As is the case with a lot of moms in my situation, continued breastfeeding was a struggle, and soon his intake outpaced my production. We never really got actual breastfeeding down, and pumping became too much. I already had the raw milk formula ingredients on hand, since I knew I would never give my baby store bought formula. I so wanted to be successful with breastfeeding, but I transitioned him fully to the raw milk formula about 2-3 weeks ago. The only diffence is that I am using Baby Biotic probiotics sold through the Gaps Diet online store instead of the single strain in the WAPF recipe.

    All this background to say that my son is hugely constipated, with only one bowel movement every 2 – 3 days. He has horrible gas (although it’s getting a little better), and I mostly blame that stupid rice cereal! He was also on antibiotics a few times while in the NICU, in addition to the C-Section, so I’m sure his gut is not in good shape. Do you think in time the constipation and gas issues will resolve, now that he is on a nourishing raw milk formula diet with probiotics? Is there a possibility of long term damage to his gut from about 3 weeks of getting the rice cereal in his feedings? Is there anything else I can or should be doing for the constipation in such a young infant? He is now about 9 – 10 pounds, and 3.5 months old (though only a bit over one month according to his due date). I hate the thought of giving suppositories, but I wonder if it will harm him to go so long between bowel movements. His pediatrician (yes, we have to have one for now becasue he is on a monitor for heart rate and respirations) said it’s not a problem as long as he doesn’t go more than 3 days, but as a mom I know that has got to be pretty miserable for him. Of course I know you’re not a doctor, but I would appreciate any “mom” and NT suggestions you might have in this situation. You’re site is wonderful, and I thank you for getting the truth about diet and other important health issues out there. Finally, I apologize for such a long comment!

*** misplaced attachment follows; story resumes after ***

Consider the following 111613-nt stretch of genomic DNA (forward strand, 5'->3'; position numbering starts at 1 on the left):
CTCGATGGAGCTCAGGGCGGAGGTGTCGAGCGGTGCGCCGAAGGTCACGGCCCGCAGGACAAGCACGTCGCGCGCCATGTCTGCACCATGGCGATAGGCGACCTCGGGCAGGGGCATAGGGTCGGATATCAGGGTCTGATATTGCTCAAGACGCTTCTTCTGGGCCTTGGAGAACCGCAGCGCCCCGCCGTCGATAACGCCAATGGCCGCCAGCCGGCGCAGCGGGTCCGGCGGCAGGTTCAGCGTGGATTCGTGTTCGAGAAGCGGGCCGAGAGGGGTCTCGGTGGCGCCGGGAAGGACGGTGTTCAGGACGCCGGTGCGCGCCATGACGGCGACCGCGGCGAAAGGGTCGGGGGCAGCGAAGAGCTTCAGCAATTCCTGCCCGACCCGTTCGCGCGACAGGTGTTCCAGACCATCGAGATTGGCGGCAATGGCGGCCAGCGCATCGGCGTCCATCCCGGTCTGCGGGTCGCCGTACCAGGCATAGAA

On a good note, we actually have a great pediatrician who is fine with us not vaccinating. So far, at least.

    Reply
    • I would consider taking him to a holistic chiropractor to be adjusted. Preferably a “Maximized Living” chiropractor if you can find one in your area. This could likely stop the reflux. See the book Well Adjusted Babies by Dr Jennifer Barham-Floreani.

      Reply